Flyer’s Mental Blocks – Solution #1

(I plan to do several articles on mental blocks.  I will probably include the first 2 paragraphs of this article in each and every one of them.  Once you’ve read them, you will understand why.)

All mental blocks are different.  They have different triggers.  They have varying consequences.  They surround different tricks.  That being the case, they also have different remedies. 

First, you have to try to understand the mental block.  This is hard to do if you have never had one.  A cheerleader with a mental block is not JUST scared.  If that was all it is, you could overcome a mental block with bribes, threats, or just taking a deep breath and “going for it.”  A mental block is paralyzing.  It is not logical or rational.  And they can happen to anyone, at any time.  Trying to understand them is like trying to understand a migraine headache.  If you’ve never had one, you really can’t comprehend what they are like.  The best thing you can do is be supportive and patient and help the student work through it.

Having said all of that, let’s look at a type of stunting mental blocks.  This one is when a student’s uncertainty causes them to use poor execution.  They will still attempt a stunt, but they won’t really go for it.  You’ll see this frequently when flyers are starting to learn 1-legged stunts like liberties (libs).  They won’t quite lock out their leg.  They will hold their breath.  They will look down.  eventually, they will just sort of fall out of the stunt into the bases cradle.  Worse than that, they might just “step down” onto their back leg, which really means, they’ll collapse and kick their back spot in the face on the way down.

For this kind of situation,one solution is to remove the flyer’s fear of falling.  You can do this simply by having the stunt group cradle the flyer IMMEDIATELY, upon hitting the trick.   This way, the flyer knows they don’t have to worry about holding the stunt.  All they have to do is get up into the stunt (which is the hardest part of most stunts), and then the bases will cradle immediately.  Pretty soon, the flyers will start being more aggressive locking out their legs.  They will start to think about hollowing out.  They will start to concentrate on how they are pulling their lib leg.  They will do these things because they are no longer worrying about staying in the air.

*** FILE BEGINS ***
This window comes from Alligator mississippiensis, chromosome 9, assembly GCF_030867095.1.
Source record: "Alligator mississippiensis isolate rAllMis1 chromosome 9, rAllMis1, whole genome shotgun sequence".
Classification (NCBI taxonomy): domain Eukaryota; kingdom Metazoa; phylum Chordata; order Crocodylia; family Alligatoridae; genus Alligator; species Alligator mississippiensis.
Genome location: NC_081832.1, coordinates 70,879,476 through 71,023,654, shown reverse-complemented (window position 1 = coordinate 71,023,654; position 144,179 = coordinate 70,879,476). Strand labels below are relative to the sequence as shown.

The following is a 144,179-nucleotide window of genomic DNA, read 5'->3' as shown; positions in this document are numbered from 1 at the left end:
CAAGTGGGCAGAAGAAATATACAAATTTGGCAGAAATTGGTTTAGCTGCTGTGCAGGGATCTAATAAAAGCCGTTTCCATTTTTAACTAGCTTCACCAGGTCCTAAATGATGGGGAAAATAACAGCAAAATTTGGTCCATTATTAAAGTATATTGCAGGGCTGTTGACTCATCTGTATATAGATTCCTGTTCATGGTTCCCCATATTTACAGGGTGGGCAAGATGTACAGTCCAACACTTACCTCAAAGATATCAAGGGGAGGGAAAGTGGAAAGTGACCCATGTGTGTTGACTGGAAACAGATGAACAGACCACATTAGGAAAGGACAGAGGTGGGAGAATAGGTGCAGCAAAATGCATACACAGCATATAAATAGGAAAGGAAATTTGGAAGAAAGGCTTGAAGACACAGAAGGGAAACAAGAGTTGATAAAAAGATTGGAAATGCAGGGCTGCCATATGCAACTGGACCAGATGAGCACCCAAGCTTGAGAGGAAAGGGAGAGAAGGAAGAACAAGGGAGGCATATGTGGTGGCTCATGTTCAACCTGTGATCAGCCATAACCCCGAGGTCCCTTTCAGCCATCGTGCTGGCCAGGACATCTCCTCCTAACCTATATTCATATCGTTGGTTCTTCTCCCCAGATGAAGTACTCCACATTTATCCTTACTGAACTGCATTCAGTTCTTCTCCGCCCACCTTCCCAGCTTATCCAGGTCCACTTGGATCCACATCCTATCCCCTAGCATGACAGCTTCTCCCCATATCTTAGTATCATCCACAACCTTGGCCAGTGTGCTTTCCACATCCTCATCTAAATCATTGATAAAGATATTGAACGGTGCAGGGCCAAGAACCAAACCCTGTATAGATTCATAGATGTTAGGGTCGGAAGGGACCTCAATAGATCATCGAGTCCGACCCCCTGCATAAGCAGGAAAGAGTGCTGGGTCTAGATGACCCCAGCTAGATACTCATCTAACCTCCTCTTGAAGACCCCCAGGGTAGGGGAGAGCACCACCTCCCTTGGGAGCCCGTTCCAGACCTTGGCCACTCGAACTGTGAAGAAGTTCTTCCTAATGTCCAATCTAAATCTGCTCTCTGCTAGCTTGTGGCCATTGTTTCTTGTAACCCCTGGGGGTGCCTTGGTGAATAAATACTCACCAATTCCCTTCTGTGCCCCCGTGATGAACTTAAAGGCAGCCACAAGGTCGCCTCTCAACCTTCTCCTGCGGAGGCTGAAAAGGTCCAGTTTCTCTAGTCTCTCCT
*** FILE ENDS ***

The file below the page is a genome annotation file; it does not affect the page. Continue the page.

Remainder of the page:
After a little while, start having the group hold the stunt, but only for a defined amount of time.  I usually start with 2 seconds.  If you tell the flyer they only have to hold it for 2 seconds, it is amazing how they will suddenly start to use good technique in the air.  You can add time as you go, but do not rush it.  In fact, I think it is better to let the flyer ask to hold it longer.  Most flyers start to get pretty competitive with themselves, wanting to hold it longer and longer before cradling.  I usually find myself telling them, “No, let’s just hold it for 5 seconds, not 8.”  Before long, the flyer is begging you to let them stay in the stunt that they were just too scared of to even attempt correctly a few practices ago.

If you are going to try this approach to fixing a mental block, it is important that the group is very confident with cradling.  That is because the cradle is the “security blanket” for the flyer that allows them to overcome their fear.  If the group is not solid with their cradles, you probably have a progression issue and need to back off of one-legged stunts anyway.

One more important point for this approach.  Make sure that you emphasise using proper cradle technique.  It is okay to use a sweep cradle here instead of a pop cradle (in fact I usually do).  But it is not okay to let the group be lazy in the actual cradle.  Make sure the bases are still catching high and absorbing with their legs.  Make sure the flyer is piking her legs and catching her bases’ shoulders, and supporting her weight in the cradle.  If you are using this approach, you will probably be executing a lot of cradles.  That is a lot of opportunity for you to reinforce good technique (or bad), so take advantage of it.